Peek at the Week
August 29 – September 4, 1861. The 1st Regiment of Colorado Volunteers, which began organizing earlier in the summer, was reorganized under the command of Col. John Slough and Lt. Col. Samuel F. Tappan. John Chivington was named Major. The previous week companies A and B paraded through Denver, and the ladies of Denver presented Company A with a beautiful silk flag. A very similar flag to that presented is stored with History Colorado and a photograph is available through the Denver Public Library Digital Collections (search for photograph number CHS-X20096). The next day Company A began to mobilize and march south towards Fort Garland. Company B, consisting of men from the mountain precincts, was expected to follow within a few days. However, some of the members of Company B got involved in various “disturbances” while in town and got arrested.
July 17 – July 23, 1861. Horse stealing was becoming a problem in the region. Reported rustling up and down the Platte River and down into New Mexico peppered the pages of the Rocky Mountain News. Dr. Casto reported on the case of a man named Bishop, who was arrested near Mt. Vernon for horse theft. He was tried before a jury of 12 men, who were unable to come to an agreement despite Bishop’s confession of the crime. The local authorities placed Bishop in a wagon, under guard, for shipment to Denver. Near Apex a band of men surrounded the wagon, who took the prisoner and hanged him from a tree on the side of the Hogback, midway between Mt. Vernon and Apex. His body was discovered the next morning and buried near Apex.
Meanwhile, things were heating up in the East with various skirmishes between the Union and the Confederacy in the months since Lincoln took office and the southern states seceded. On July 21, 1861 Confederate and Union troops engaged in battle in northern Virginia, just a short ride from Washington City. The First Battle of Bull Run, also known as the First Battle of Manassas truly opened the door to the unknowable future and four years of Civil War.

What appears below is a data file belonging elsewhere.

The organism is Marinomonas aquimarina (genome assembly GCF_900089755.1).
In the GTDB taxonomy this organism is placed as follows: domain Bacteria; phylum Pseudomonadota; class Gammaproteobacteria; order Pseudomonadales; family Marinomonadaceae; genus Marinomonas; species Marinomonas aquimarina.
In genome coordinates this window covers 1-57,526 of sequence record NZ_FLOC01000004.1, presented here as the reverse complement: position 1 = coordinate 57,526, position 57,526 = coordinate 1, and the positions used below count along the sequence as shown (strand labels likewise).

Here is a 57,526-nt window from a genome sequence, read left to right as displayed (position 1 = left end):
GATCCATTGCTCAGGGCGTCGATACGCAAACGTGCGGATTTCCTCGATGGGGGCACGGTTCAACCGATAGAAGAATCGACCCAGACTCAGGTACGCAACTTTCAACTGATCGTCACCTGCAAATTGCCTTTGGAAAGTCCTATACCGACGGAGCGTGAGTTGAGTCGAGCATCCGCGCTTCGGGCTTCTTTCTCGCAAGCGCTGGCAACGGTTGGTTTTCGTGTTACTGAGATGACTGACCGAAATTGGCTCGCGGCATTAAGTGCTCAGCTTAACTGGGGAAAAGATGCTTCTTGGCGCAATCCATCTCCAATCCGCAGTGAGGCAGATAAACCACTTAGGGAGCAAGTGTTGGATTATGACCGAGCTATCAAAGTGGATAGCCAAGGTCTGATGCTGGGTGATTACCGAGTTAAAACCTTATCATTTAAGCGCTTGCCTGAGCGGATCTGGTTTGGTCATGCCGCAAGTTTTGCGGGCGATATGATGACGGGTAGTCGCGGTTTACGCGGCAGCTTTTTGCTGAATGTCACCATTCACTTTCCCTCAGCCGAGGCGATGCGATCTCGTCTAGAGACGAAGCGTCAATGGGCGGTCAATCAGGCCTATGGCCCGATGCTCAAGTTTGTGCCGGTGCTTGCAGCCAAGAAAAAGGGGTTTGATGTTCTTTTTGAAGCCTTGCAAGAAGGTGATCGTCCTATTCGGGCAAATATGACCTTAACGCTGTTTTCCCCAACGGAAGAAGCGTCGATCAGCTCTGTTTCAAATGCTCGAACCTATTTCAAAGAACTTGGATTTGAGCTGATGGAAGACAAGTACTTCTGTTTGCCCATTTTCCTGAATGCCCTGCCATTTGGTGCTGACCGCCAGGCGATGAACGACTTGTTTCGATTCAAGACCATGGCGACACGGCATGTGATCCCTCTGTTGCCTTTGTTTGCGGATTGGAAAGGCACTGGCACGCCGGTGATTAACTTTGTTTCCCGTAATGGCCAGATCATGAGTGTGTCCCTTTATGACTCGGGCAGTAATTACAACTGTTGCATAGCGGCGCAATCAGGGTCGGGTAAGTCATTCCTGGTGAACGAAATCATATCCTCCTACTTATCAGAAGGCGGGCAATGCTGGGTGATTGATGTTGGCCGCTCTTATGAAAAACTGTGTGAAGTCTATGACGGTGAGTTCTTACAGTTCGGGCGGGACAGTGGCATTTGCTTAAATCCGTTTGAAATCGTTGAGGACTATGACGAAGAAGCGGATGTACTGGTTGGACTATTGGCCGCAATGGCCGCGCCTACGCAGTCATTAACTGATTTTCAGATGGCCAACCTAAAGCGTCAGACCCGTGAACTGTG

July 10 – July 16, 1861. The population of the district, roughly corresponding to Jefferson County, from Golden City and Golden Gate City south to Bradford City and west to Bergen’s Ranch was 764 white males over 21, 118 white males under 21, and 206 women, for a total of 1088 people.
July 3 – July 9, 1861. On July 4, Dr. J. Casto of Mt. Vernon married Miss Julia Lake of Apex. Then on July 8th, Seth Lake of Apex reported that over a dozen people took very ill after eating a wild fruit that resembled currants. Eight members of Frank DeLemar’s family, four from Lake’s family, and several others all were affected. Dr. Hardy of Golden and Dr. Casto of Mt. Vernon responded to the call for help, and all who ate the berries were reportedly recovering.
June 26 – July 2, 1861. On Monday, July 1, the Golden City Convention convened to nominate a representative to Congress. Hiram Bennett was elected as the Territorial Representative to Congress after ten ballots. The convention resolved to support the Union and Lincoln, that a railroad through Colorado Territory was imperative, that public lands be grated to actual settlers in reward for their industry, that the Indian title to lands in Colorado Territory be extinguished without delay, and that public government buildings be erected particularly by the establishment of a branch of the U.S. Mint.